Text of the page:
Susan Gordon and
Annie Perconti

Annie Perconti
Inspiration piece

On Seeing
By Susan Gordon
Response

I am ravished; I am without eyes,
my hair is hard-wired to strike.

From a distance I am a white seductive, come-hither girl cradled in black.

Come closer and there is another story which you can see but I cannot speak,
not out loud, not in human words, for I was created to be blind and dumb.

But, you, who see, speak for me.

Be my lips, my larynx, my tongue.

Behind me was a whirl of colors, oil pastels, deep reds and green and then crayoned over, black, but I have kicked and scratched within my oval prison and colors of dark fir trees, of my blood show through. And like the Handless Maiden, like so many women in need of prayer and magic, I have circled and circled myself with white to keep predators out.

The devils have taken my mouth, inked out my eyes, raped me, left me naked,
but I will tell you, they don’t own my soul.

You,
you tell my story.

White as I am, I am every raped woman in the Congo.

I am the Egyptian women from Tahrir Square who were arrested, stripped and then poked by the fingers of Generals to see if they were virgins.

I am a woman in Afghanistan who tried to run from her beating husband
only to be caught by her in-laws.
I had my nose and ears cut off; I was left to die.
But I lived; I was photographed and you read my story.

I am the twelve year old girl who ran away from home after my step-father raped me.

I am the twelve year old girl who ran away from home and on DC streets, Arlington streets, Houston’s, San Francisco’s. I sought help from some boys who turned out to be part of MS 13.

I am the twelve year old girl forced into tricking 10-15 times a night at truck stops where no one asks any questions. 50 dollars a pop and my pimp is rich and I am ruined, ruined, enslaved unless someone reaches out to me, unless I can get away.

And if they don’t own my soul,
how have you fallen silent?
you, my eyes, ears and mouth?

I am a long armed, long legged white woman, curled to protect myself and not protected at all. I still have my lightning bolt halo, my lightning bolt Farrah Fawcett hair.
Come, come closer; it will strike.

Do you think I haven’t killed my share of men when given the chance? I have.
I carry a shiv in my ankle socks, when I’m not stripped naked. Why do you think I am sightless and dumb?

You really don’t know what to write now, do you? You thought you could write of the NPR horrors you have attached to my body and then thought I wouldn’t be rage possessed?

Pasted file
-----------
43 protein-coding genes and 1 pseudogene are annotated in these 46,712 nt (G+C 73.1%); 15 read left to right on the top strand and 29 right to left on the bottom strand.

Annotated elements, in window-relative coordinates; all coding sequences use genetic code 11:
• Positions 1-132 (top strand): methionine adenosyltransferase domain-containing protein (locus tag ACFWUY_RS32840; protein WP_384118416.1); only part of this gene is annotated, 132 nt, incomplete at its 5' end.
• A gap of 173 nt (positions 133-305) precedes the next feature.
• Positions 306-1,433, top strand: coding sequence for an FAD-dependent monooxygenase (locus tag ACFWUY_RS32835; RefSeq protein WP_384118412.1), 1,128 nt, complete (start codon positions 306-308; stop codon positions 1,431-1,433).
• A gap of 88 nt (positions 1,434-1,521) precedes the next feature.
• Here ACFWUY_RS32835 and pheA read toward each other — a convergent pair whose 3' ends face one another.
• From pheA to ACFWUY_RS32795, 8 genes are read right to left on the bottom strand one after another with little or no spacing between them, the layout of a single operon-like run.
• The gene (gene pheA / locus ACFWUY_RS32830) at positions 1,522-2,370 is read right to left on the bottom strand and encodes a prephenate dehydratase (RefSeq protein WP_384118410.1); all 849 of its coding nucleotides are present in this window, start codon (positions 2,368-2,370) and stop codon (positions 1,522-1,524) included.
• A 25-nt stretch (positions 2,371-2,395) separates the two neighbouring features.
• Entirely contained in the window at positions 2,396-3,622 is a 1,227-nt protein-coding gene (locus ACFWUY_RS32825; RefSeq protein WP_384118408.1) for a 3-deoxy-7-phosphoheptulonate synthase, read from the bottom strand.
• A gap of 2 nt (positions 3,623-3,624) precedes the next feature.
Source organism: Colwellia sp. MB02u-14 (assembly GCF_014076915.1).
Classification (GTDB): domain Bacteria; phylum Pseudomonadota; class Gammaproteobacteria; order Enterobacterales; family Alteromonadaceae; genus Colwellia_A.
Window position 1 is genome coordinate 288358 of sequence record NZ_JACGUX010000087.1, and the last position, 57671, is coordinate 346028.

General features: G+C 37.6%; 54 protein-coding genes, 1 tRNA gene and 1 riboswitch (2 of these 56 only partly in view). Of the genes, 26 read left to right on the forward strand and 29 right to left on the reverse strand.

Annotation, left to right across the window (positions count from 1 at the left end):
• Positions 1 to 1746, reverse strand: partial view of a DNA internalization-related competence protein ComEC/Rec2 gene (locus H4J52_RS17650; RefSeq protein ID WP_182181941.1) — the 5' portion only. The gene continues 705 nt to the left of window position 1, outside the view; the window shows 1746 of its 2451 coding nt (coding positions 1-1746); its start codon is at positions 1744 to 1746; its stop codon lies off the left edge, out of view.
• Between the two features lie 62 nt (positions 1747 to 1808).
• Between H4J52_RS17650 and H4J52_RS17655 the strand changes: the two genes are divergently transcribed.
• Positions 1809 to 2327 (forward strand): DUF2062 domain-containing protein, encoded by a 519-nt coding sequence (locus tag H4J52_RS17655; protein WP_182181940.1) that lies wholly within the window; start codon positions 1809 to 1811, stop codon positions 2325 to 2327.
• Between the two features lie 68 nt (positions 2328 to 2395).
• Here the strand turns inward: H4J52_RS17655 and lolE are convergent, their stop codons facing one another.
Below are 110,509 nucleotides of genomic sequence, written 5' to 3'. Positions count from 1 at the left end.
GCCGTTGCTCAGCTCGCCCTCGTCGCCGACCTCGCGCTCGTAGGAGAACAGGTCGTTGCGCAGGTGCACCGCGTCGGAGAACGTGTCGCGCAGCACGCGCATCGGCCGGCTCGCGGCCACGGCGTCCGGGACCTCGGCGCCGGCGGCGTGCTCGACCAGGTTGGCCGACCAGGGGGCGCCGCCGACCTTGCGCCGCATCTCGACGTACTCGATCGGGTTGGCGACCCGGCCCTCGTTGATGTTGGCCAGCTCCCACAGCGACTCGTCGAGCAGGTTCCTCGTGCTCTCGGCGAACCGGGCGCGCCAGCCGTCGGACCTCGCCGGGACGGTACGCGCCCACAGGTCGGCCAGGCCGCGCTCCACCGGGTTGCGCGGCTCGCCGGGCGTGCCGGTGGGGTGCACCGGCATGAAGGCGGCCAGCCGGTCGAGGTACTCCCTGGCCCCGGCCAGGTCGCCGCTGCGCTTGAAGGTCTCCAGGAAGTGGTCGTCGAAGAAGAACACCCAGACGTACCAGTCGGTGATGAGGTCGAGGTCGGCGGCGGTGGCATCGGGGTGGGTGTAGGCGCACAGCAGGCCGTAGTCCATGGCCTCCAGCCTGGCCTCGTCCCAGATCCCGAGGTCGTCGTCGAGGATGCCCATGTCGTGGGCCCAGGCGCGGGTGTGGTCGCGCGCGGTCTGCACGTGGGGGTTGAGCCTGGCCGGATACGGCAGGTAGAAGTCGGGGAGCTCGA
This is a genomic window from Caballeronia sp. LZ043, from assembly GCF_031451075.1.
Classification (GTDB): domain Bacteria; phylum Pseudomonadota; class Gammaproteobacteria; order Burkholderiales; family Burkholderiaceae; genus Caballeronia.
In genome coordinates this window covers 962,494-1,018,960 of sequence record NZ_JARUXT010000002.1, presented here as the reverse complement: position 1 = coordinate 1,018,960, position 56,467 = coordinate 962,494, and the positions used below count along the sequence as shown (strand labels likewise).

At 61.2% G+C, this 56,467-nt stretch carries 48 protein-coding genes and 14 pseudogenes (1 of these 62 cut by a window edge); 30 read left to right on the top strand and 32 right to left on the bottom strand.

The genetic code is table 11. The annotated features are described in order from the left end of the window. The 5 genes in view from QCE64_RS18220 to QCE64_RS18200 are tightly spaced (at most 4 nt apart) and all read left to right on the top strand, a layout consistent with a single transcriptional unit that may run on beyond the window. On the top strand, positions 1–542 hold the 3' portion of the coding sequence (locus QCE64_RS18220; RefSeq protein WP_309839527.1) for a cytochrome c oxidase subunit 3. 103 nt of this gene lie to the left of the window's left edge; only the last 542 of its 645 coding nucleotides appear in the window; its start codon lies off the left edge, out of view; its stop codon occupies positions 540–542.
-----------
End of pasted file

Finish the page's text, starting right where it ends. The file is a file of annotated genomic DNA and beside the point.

Think again. Make it more personal; make it more immediate.

Look, look again.

Do you notice how coy I seem? Long legs, like legs on a leggy colt, drawn up, tantalizing, and one arm draped across. I am inviting. Do you see how the artist drew me? Nothing quite matches. The knee drawn up to my chest doesn’t connect to the source of the leg, the inner thigh, running right smack up into my vagina. Really that is where the eye goes, right to that curved black line that delineates the way into me.
Get too close and I will annihilate you.

Come closer and see my maimed danger. There is nothing much you can do with an archetype. We don’t converse. We kill.

You have told the stories of women who need to be remembered; even though you are paralyzed by them.

Still, you have reminded the reader: these horrors are visited on women every day and not just on women and girls, but also on boys. Remember sick priests and Jerry Sandusky. All kinds of folks get raped.

Exhausted now? You should be. You have sought out every sort of help for someone like me. You have been strong; you have been determined but no help is forthcoming.

You feel like crying? Me, too, on a good day, when I can slow down enough to feel anything, even an ounce of compassion for you, for myself. But my eyes have been replaced by the black, thick, strikeout when you aren’t supposed to know who has been harmed. The kind of strikeout you see in old copies of medical textbooks, when you are looking at someone who has been grossly harmed or deformed.

So, even if I cried, you wouldn’t know.

They struck out my tears along with my eyes.

But that doesn’t mean I don’t want to cry.

All of me: blacked out eyes, no mouth, wants to howl, to scream, to sob, to let tears stream down my face.

But what has happened to me doesn’t give me that privilege, that right.

If I had it, I wouldn’t be an archetype.

So come back:
Give me some clothes, some way to cover myself.
Give me eyes, give me a mouth.
Pull me back from killing and maiming;
pull me back into human.
I know I would scream;
I know I would be riven with pain,
but give me my humanity
and I can heal.

——————————————————

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3 Comments

  1. Susan Gordon
    Posted December 14, 2011 at 8:44 pm | #

    Annie,

    I hope I have done your piece justice. Powerful piece to respond to. Thanks,

    Susan

  2. Posted December 19, 2011 at 2:24 pm | #

    Susan,

    I am honored by your words…this voice…such a gift! thank you,

    Annie

  3. Posted December 19, 2011 at 8:21 pm | #

    Very well done . I really enjoy the marriage of words and image and this is a great example…

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